BKROT Makes Composting Easy, Supports Bushwick’s Urban Farms
As good Brooklynites, we here at Bushwick Daily are familiar with the virtues of composting our food scraps
As good Brooklynites, we here at Bushwick Daily are familiar with the virtues of composting our food scraps. Composting is an essential part of sustainable agriculture, turning organic waste into a fertilizer that returns the nutrients locked up in our food scraps back to the farm. But who wants to put up with the hassle of schlepping their stinking food scraps baggie to the Union Square Greenmarket (much less the resentful glares of their fellow L train passengers)? To the eco-conscious urbanite, recycling food waste sounds nice in theory, but is it worth enduring its inconvenient and sometimes unpleasant realities?
Fortunately for us here in Bushwick, BKROT has come to relieve us of this dilemma. This new initiative, which officially launched earlier this month, aims to make food waste recycling convenient and affordable for Bushwick residents, while also supporting local urban farms and providing green employment opportunities for neighborhood youth. For $10 a month, BKROT will come to your apartment building once a week to pick up your food scraps. The service includes a supply of compost bags, and for $5 you can buy a neat little compost bin that fits the bags and keeps any foul odors from escaping. BKROT’s compost couriers, who travel carbon-free by bicycle, are Bushwick youth recruited through Bushwick Campus Farm’s summer youth employment program. They are trained in bicycle safety and composting practices and paid $15 an hour for their weekly four-hour shifts. The youth sort through the collected food scraps (they’re earning that $15 an hour!) to remove any non-compostable items (for example, any meat or dairy products) and deposit them at compost bins throughout the neighborhood. BKROT plans to donate the finished compost to urban farms in the neighborhood, helping foster a greener, more sustainable Bushwick.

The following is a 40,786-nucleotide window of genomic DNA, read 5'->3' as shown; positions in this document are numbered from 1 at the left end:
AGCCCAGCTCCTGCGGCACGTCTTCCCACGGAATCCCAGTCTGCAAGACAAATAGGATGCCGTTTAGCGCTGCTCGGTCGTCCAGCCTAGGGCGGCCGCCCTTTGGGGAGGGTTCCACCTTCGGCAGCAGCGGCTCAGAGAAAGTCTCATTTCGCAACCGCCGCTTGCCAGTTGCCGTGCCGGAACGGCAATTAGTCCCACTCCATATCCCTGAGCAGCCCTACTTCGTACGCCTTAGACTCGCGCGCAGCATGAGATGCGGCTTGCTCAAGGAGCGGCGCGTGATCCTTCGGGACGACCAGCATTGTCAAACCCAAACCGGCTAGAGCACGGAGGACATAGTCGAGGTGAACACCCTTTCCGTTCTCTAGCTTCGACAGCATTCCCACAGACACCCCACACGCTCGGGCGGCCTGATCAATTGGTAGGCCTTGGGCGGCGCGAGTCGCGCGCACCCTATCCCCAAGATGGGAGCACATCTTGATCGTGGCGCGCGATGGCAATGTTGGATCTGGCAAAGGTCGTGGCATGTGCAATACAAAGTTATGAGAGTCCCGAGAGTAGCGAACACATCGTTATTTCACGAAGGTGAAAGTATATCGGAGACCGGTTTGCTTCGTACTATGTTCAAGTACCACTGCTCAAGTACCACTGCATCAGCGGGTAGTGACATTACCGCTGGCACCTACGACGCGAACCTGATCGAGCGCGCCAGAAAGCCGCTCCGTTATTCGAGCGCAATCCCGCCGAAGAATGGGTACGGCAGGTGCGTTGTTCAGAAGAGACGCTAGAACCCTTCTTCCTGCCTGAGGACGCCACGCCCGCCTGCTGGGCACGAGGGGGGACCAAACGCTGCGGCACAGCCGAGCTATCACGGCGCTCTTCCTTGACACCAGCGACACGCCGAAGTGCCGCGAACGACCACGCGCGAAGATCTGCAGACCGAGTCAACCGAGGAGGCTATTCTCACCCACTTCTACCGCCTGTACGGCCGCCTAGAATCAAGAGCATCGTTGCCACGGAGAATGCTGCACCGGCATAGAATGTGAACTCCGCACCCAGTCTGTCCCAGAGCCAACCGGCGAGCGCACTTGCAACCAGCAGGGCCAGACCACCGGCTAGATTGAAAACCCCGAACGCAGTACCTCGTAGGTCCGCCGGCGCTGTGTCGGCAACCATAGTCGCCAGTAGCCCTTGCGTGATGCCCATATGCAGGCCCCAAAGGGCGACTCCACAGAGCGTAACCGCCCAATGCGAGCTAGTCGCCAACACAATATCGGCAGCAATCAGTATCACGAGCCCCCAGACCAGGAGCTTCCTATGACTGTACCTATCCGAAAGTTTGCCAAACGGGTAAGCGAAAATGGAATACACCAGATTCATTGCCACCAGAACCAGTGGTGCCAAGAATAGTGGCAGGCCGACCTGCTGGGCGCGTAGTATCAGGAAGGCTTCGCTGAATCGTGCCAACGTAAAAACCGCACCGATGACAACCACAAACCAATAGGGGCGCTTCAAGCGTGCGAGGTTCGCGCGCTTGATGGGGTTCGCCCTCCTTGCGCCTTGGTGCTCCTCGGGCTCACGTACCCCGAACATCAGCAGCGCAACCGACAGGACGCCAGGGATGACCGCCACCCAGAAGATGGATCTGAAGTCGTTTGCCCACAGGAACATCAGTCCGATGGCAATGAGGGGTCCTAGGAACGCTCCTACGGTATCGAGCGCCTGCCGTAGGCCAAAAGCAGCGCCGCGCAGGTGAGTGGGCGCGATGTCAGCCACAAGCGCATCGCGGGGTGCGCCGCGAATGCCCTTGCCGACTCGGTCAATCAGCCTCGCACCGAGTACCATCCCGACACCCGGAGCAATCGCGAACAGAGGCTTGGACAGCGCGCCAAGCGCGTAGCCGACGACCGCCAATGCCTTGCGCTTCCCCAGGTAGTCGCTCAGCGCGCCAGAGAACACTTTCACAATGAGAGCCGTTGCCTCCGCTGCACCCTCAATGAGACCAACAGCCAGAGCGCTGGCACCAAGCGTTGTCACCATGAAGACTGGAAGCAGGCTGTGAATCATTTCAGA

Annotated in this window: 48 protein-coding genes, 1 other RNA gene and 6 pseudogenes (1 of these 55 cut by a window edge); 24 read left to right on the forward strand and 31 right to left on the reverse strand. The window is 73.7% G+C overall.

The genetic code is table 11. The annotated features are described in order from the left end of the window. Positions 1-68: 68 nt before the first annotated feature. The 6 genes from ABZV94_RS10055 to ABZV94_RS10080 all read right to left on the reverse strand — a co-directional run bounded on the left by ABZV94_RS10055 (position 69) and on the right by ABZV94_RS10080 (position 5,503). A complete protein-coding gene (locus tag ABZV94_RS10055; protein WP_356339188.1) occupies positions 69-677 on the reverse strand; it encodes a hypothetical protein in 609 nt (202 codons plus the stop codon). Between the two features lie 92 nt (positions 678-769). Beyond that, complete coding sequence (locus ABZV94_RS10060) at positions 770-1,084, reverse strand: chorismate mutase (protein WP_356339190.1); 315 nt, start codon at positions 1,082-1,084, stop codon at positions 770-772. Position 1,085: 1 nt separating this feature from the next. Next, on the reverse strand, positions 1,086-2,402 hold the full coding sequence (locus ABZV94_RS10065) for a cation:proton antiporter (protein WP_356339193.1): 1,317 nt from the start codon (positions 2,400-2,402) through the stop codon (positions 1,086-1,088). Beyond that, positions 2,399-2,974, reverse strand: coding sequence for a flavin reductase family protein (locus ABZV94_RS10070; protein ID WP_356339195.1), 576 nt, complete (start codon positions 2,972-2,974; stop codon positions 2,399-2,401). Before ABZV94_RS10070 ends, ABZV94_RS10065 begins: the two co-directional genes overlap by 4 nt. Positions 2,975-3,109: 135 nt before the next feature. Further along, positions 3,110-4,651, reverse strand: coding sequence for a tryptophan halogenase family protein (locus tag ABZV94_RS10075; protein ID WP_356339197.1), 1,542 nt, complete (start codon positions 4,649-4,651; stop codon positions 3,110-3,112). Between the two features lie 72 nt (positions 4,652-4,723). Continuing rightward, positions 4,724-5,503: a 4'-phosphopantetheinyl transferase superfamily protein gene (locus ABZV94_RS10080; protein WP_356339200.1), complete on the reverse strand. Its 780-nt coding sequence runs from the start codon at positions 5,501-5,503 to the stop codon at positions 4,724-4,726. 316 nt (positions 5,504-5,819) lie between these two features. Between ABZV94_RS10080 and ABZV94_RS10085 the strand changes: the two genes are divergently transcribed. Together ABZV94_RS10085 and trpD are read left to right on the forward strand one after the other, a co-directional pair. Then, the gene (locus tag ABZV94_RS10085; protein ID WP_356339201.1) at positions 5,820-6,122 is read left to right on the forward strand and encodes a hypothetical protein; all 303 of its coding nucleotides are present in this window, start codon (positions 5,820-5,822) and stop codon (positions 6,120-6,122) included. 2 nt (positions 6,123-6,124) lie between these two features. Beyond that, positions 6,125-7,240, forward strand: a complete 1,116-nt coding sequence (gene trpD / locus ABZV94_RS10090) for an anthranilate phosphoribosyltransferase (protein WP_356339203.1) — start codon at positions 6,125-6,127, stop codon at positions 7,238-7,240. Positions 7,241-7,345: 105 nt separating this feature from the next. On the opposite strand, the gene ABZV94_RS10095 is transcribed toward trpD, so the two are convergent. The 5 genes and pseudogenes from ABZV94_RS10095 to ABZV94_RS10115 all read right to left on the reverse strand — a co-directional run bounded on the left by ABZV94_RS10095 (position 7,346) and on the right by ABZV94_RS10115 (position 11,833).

Sandra Nurse founded BKROT along with her partner, Zachary Miller. Nurse, who is a carpenter, discovered the joys of cycling on her way to various jobs around town and thought, if you can haul carpentry gear on a bike, why not food waste? A weekly collection service would eliminate many of the inconveniences that keep people from composting. Better yet, hiring neighborhood youth would address youth unemployment and provide an educational opportunity doing important work to boost Bushwick’s environmental sustainability. With key assistance from the Bushwick Eco Action Network (BEAN), Nurse and Miller turned their idea into a reality now 17 composting households strong.
For more information about BKROT and to sign up for their food waste collection service, check out bkrot.org.